Elsewhere on the main level are the ballroom, which was added in the 1850s, Mrs. Darnall's front bedroom and the long central hall. It's hard to believe that most of what you see is new, but the deception is intentional. Construction workers employed early 18th-century techniques throughout the restoration process. Wooden pegs fasten the woodwork more often than nails, all of the windows are made of hand-blown glass, hand-wrought rosehead nails hold down the floor boards of uneven width, and hand-forged hooks and staples keep the wooden tri-fold shutters in place when opened.

Upstairs rooms, once bedchambers, now display exhibits re-creating dramatic moments in Maryland's life and tracing the history of the Darnall family, Darnall's Chance and Upper Marlboro.

Of all the different areas in the house, the basement has survived the most intact. Much of the bluestone flooring is original, as are the walls carving out the large wine cellar, the kitchen with its wide hearth and a room, now the gift shop, that historians think may have been slave quarters. Artifacts, some dating from 1650, are on view here: the remains of wine bottles, oyster shells, delftware, chamber pots, animal bones, brass pins and other items that hint at the way the house's earliest inhabitants lived.

One of the most intriguing features of Darnall's Chance lies not within the house but in its back yard: a burial vault. Archaeologists unearthed the large brick underground crypt in November 1987, just when they thought their property dig was coming to a close. The vault appears to be the same one referred to in a 1788 deed conveying ownership of Darnall's Chance from one of Lettice Lee's daughters to another family.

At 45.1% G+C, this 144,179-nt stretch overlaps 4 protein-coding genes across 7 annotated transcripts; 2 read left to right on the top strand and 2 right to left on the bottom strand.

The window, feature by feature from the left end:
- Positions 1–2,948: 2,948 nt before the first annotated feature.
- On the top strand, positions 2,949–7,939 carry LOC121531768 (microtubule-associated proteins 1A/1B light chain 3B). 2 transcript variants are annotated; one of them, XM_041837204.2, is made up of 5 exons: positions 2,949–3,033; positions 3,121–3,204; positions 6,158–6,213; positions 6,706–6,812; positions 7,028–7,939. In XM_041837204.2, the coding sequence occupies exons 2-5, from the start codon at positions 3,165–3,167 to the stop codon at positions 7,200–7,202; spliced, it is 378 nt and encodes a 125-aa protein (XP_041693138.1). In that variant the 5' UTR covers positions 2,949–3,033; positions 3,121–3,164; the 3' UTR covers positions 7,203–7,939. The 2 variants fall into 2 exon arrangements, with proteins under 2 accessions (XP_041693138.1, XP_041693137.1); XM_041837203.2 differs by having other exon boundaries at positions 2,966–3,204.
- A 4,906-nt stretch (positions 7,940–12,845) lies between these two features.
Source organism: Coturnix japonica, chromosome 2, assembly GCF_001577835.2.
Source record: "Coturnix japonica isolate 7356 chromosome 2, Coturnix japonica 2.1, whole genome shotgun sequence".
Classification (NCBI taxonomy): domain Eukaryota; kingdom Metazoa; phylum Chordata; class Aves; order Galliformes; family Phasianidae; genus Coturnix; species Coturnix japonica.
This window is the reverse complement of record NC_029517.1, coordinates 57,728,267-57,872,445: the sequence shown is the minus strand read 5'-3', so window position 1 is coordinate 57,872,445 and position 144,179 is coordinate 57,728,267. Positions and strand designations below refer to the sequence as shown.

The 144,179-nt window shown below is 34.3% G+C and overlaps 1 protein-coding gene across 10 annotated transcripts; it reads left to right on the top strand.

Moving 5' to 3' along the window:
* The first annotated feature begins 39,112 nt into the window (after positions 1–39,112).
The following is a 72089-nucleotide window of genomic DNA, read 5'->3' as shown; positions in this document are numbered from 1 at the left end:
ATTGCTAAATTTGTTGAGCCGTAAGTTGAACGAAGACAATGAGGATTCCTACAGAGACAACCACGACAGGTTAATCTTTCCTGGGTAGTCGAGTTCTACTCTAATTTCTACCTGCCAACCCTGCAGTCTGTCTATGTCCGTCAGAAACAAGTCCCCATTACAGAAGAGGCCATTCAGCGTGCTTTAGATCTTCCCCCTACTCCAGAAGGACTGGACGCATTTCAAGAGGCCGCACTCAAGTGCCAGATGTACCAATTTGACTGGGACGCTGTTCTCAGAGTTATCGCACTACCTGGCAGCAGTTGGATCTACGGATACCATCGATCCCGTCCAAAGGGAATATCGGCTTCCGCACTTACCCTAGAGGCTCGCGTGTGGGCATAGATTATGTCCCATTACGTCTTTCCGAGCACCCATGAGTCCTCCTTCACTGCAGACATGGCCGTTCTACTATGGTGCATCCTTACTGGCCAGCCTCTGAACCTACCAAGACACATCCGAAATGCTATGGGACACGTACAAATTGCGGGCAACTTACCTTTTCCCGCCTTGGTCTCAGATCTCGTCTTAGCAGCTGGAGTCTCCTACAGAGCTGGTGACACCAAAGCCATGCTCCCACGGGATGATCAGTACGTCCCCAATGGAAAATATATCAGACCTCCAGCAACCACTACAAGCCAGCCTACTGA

Mounds and mounds of kitchen garbage had been heaped upon the site for 150 years or more, obscuring the burial plot from view. The garbage, especially the oyster shells, turned out to be useful, though, for they were instrumental in preserving the skeletal remains of the nine bodies that lay here. But who were they?

A man age 38 to 59, two women, a boy of 13, a girl of 6, three babies and a newborn are the answers thus far. Experts, including the park and planning commission's history division archaeologist, Don Creveling, and the Smithsonian's Dr. Douglas Owsley are still analyzing the remains, so the total picture's not in yet. County historians wonder whether the man and woman might have been Lettice Lee and one of her three husbands.

The M-NCPPC isn't through with Darnall's Chance -- the agency has plans to restore the crypt, re-inter the remains, develop an exhibit that explains Colonial burial practices, landscape the estate in accordance with early 18th-century designs and place historic period furnishings throughout the house, among other things. In the meantime, you can drop by most Sundays for a quick lesson in early American lifestyles and Upper Marlboro history.

DARNALL'S CHANCE -- 14800 Gov. Oden Bowie Dr., Upper Marlboro. 301/952-8010. From the Beltway, take Pennsylvania Avenue/Route 4 south (Exit 11A) and head seven miles to the Upper Marlboro exit. Turn left on Water Street, right at the first light onto Main Street and left at the next light onto Gov. Oden Bowie Drive. Turn right at the first driveway into the grounds. Open for walk-in tours from noon to 4 Sundays and by appointment 9 to 4 Monday through Friday. Admission is $1 for adults, 75 cents for seniors and 50 cents for students. Good wheelchair accessibility.

Elise Ford last wrote for Weekend about local wineries.